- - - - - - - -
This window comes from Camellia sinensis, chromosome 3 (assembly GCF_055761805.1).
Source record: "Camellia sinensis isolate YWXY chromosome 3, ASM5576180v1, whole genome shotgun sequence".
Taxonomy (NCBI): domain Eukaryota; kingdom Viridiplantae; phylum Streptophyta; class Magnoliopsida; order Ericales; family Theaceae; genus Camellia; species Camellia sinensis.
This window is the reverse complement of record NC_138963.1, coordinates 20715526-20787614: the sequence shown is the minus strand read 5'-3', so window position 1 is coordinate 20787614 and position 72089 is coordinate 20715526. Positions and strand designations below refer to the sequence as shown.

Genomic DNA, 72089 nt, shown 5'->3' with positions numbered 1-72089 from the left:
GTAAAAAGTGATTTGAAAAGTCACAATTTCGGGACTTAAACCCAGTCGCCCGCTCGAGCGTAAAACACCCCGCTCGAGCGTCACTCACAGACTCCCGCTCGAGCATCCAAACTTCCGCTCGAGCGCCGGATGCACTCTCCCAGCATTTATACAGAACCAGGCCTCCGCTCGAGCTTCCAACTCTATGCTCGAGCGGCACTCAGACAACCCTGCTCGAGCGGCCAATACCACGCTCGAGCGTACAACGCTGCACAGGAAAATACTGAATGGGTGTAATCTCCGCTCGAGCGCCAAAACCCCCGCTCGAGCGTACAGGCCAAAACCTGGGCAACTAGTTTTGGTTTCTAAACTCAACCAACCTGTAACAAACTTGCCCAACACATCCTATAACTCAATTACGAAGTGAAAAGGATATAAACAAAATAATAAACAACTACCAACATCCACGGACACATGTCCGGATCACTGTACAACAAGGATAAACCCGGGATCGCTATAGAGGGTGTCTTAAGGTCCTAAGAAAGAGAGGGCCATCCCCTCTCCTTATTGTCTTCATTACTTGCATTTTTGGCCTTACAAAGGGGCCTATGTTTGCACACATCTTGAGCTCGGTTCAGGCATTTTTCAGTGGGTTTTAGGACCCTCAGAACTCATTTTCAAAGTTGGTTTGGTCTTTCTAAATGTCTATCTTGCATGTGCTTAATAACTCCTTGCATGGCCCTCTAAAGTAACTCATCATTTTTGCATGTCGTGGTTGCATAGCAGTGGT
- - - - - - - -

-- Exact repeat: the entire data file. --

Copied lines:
This window comes from Camellia sinensis, chromosome 3 (assembly GCF_055761805.1).
Source record: "Camellia sinensis isolate YWXY chromosome 3, ASM5576180v1, whole genome shotgun sequence".
Taxonomy (NCBI): domain Eukaryota; kingdom Viridiplantae; phylum Streptophyta; class Magnoliopsida; order Ericales; family Theaceae; genus Camellia; species Camellia sinensis.
This window is the reverse complement of record NC_138963.1, coordinates 20715526-20787614: the sequence shown is the minus strand read 5'-3', so window position 1 is coordinate 20787614 and position 72089 is coordinate 20715526. Positions and strand designations below refer to the sequence as shown.

Genomic DNA, 72089 nt, shown 5'->3' with positions numbered 1-72089 from the left:
GTAAAAAGTGATTTGAAAAGTCACAATTTCGGGACTTAAACCCAGTCGCCCGCTCGAGCGTAAAACACCCCGCTCGAGCGTCACTCACAGACTCCCGCTCGAGCATCCAAACTTCCGCTCGAGCGCCGGATGCACTCTCCCAGCATTTATACAGAACCAGGCCTCCGCTCGAGCTTCCAACTCTATGCTCGAGCGGCACTCAGACAACCCTGCTCGAGCGGCCAATACCACGCTCGAGCGTACAACGCTGCACAGGAAAATACTGAATGGGTGTAATCTCCGCTCGAGCGCCAAAACCCCCGCTCGAGCGTACAGGCCAAAACCTGGGCAACTAGTTTTGGTTTCTAAACTCAACCAACCTGTAACAAACTTGCCCAACACATCCTATAACTCAATTACGAAGTGAAAAGGATATAAACAAAATAATAAACAACTACCAACATCCACGGACACATGTCCGGATCACTGTACAACAAGGATAAACCCGGGATCGCTATAGAGGGTGTCTTAAGGTCCTAAGAAAGAGAGGGCCATCCCCTCTCCTTATTGTCTTCATTACTTGCATTTTTGGCCTTACAAAGGGGCCTATGTTTGCACACATCTTGAGCTCGGTTCAGGCATTTTTCAGTGGGTTTTAGGACCCTCAGAACTCATTTTCAAAGTTGGTTTGGTCTTTCTAAATGTCTATCTTGCATGTGCTTAATAACTCCTTGCATGGCCCTCTAAAGTAACTCATCATTTTTGCATGTCGTGGTTGCATAGCAGTGGT